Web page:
US4404472 *Dec 28, 1981Sep 13, 1983General Electric CompanyMaximum power control for a solar array connected to a load
US4763014 *Sep 21, 1987Aug 9, 1988American Telephone And Telegraph Company, At&T Bell LaboratoriesBackup protection switch to prevent reverse power flow in a UPS
US4794272 *Jan 20, 1987Dec 27, 1988The Aerospace CorporationPower regulator utilizing only battery current monitoring
US4980574 *Jan 23, 1990Dec 25, 1990Photocomm, Inc.Solar irrigation D.C. to A.C. power system supplying A.C. voltage at a precise power frequency
US5025486 *Dec 9, 1988Jun 18, 1991Dallas Semiconductor CorporationWireless communication system with parallel polling
US5268832 *Jun 3, 1992Dec 7, 1993Kabushiki Kaisha ToshibaDC/AC inverter controller for solar cell, including maximum power point tracking function
US5359280 *Feb 4, 1994Oct 25, 1994Space Systems/LoralBilateral power converter for a satellite power system
DE3725476A1 *Jul 31, 1987Feb 9, 1989Siemens AgLoad supply circuit from power source of variable output - has changeover switch coupled to power source for selective coupling of pre-load or auxiliary feed voltage input
DE4021552A1 *Jul 6, 1990Nov 29, 1990Hoppe MichaelSafety switching of regenerative inverter feeding public network - involves periodic variation of load and energy balance with monostable circuit responsive to absence of pulse
EP0029744A1 *Nov 26, 1980Jun 3, 1981Solarex CorporationSolar powered automatic turn-on control unit
EP0408059A2 *Jul 13, 1990Jan 16, 1991Mitsubishi Denki Kabushiki KaishaVehicle AC generator control device
EP0415228A2 *Aug 20, 1990Mar 6, 1991Nissin Electric Company, LimitedConnection control device for controlling the connection of small generator unit to electric power system
JPH0591671A * Title not available
JPH04153713A * Title not available
JPS6121516A * Title not available
JPS59149669A * Title not available
JPS59198877A * Title not available
JPS62145314A * Title not available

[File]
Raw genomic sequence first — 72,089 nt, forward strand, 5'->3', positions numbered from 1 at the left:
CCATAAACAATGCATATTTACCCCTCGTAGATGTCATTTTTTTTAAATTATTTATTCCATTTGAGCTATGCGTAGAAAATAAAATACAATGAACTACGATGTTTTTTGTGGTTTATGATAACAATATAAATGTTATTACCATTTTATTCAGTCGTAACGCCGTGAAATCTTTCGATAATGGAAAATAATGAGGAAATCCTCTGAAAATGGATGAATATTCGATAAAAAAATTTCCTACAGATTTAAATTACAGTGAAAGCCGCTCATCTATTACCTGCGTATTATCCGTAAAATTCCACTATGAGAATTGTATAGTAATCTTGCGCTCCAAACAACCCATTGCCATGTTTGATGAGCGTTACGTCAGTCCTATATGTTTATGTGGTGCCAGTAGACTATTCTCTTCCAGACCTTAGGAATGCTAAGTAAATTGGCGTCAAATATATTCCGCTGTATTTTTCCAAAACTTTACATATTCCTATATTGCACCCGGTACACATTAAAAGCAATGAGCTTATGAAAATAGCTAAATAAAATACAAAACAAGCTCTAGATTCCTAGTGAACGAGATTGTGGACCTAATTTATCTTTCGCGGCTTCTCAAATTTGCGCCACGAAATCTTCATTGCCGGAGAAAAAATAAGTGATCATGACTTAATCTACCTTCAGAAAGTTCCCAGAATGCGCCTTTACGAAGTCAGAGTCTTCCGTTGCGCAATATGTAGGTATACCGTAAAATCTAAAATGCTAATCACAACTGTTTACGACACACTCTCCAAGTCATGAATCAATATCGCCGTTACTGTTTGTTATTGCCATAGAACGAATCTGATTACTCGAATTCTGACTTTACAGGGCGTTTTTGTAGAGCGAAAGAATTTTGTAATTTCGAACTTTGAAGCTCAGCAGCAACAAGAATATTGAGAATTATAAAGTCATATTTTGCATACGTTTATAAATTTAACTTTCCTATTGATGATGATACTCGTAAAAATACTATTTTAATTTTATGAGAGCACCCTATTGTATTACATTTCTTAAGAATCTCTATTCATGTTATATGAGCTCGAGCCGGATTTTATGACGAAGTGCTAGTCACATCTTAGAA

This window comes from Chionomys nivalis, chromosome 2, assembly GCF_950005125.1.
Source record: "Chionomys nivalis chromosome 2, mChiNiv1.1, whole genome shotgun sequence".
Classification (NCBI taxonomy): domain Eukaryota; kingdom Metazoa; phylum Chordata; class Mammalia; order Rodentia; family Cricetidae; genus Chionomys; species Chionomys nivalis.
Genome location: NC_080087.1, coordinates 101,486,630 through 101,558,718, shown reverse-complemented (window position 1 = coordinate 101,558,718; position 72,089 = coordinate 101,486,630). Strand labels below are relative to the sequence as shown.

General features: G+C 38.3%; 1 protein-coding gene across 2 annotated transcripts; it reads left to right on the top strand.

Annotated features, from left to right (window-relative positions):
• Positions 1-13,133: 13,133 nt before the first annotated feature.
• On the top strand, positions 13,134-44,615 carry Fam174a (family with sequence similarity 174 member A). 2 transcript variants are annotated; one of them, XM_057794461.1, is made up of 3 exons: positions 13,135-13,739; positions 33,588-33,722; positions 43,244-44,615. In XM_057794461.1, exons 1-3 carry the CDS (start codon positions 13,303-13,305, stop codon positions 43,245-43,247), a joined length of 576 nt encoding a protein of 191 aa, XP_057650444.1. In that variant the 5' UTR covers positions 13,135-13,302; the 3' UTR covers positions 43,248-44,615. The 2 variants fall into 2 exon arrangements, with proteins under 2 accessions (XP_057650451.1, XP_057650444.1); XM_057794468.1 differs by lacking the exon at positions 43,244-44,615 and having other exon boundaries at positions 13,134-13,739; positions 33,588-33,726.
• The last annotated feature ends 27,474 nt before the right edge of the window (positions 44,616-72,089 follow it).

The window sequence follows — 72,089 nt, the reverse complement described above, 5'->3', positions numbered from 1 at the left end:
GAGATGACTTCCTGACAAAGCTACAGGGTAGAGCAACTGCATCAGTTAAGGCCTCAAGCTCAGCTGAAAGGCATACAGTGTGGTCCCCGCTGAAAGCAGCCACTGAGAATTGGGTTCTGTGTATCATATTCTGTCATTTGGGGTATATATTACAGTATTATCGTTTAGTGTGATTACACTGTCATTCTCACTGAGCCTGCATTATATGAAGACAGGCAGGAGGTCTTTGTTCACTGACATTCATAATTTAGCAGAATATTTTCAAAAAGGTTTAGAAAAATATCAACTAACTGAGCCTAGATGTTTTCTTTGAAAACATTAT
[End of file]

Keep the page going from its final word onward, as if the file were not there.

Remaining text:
Non-Patent Citations
Reference
1"Development of a residential use, utility interactive PV inverter" by Y. Kandatsu, et al.; Technical Digest of the International PVSEC-5, Kyoto, Japan, 1990 pp. 905-908.
2"Utility Intertied Photovoltaic System Islanding Experiments" by John Stevens; Ninteenth IEEE Photovoltaic Specialists Conference-1987, May 4-7, 1987, Louisiana, pp. 1134-1138.
3 *Development of a residential use, utility interactive PV inverter by Y. Kandatsu, et al.; Technical Digest of the International PVSEC 5, Kyoto, Japan, 1990 pp. 905 908.
4 *Utility Intertied Photovoltaic System Islanding Experiments by John Stevens; Ninteenth IEEE Photovoltaic Specialists Conference 1987, May 4 7, 1987, Louisiana, pp. 1134 1138.
Referenced by
Citing PatentFiling datePublication dateApplicantTitle
US5878584 *Jun 13, 1996Mar 9, 1999Sanyo Electric Co., Ltd.Air conditioner with solar generator
US5909061 *Aug 6, 1997Jun 1, 1999Sanyo Electric Co., Co., Ltd.Solar generator for generating direct current power by sunlight and outputting generated power to commercial AC power source
US5923158 *Aug 28, 1997Jul 13, 1999Canon Kabushiki KaishaPower control apparatus for solar power generation system
US6127797 *Nov 26, 1997Oct 3, 2000Walker; Mary AnnLight-operated telephone and method of operation thereof
US6201180 *Apr 16, 1999Mar 13, 2001Omnion Power Engineering Corp.Integrated photovoltaic system
US6320769Nov 30, 2000Nov 20, 2001Canon Kabushiki KaishaInterconnection power converter and power generation apparatus using the same
US6493246Sep 25, 2001Dec 10, 2002Canon Kabushiki KaishaPower conversion with stop conversion during low integrated power conditions
US6545211Jan 12, 2000Apr 8, 2003Canon Kabushiki KaishaSolar cell module, building material with solar cell module, solar cell module framing structure, and solar power generation apparatus
US6605881Oct 30, 2001Aug 12, 2003Canon Kabushiki KaishaAC interconnection apparatus supplying AC power from a commercial power system and from a solar cell
US6611441Feb 20, 2002Aug 26, 2003Canon Kabushiki KaishaMethod of reducing leakage current in power supply systems
US6761581May 12, 2003Jul 13, 2004Canon Kabushiki KaishaAC interconnection apparatus for supplying AC power from a commercial power system and from a solar cell
US6801442May 23, 2003Oct 5, 2004Canon Kabushiki KaishaPower conversion apparatus, power conversion system, and islanding operation detection method
US6831554Jan 31, 2002Dec 14, 2004Canon Kabushiki KaishaAbnormality detection method and protection apparatus
US6927955Sep 24, 2002Aug 9, 2005Canon Kabushiki KaishaApparatus and method of detecting ground fault in power conversion system
US6930868Jan 28, 2002Aug 16, 2005Canon Kabushiki KaishaApparatus and method of detecting ground fault of solar power generation system
US6949843Sep 22, 2003Sep 27, 2005Morningstar, Inc.Grid-connected power systems having back-up power sources and methods of providing back-up power in grid-connected power systems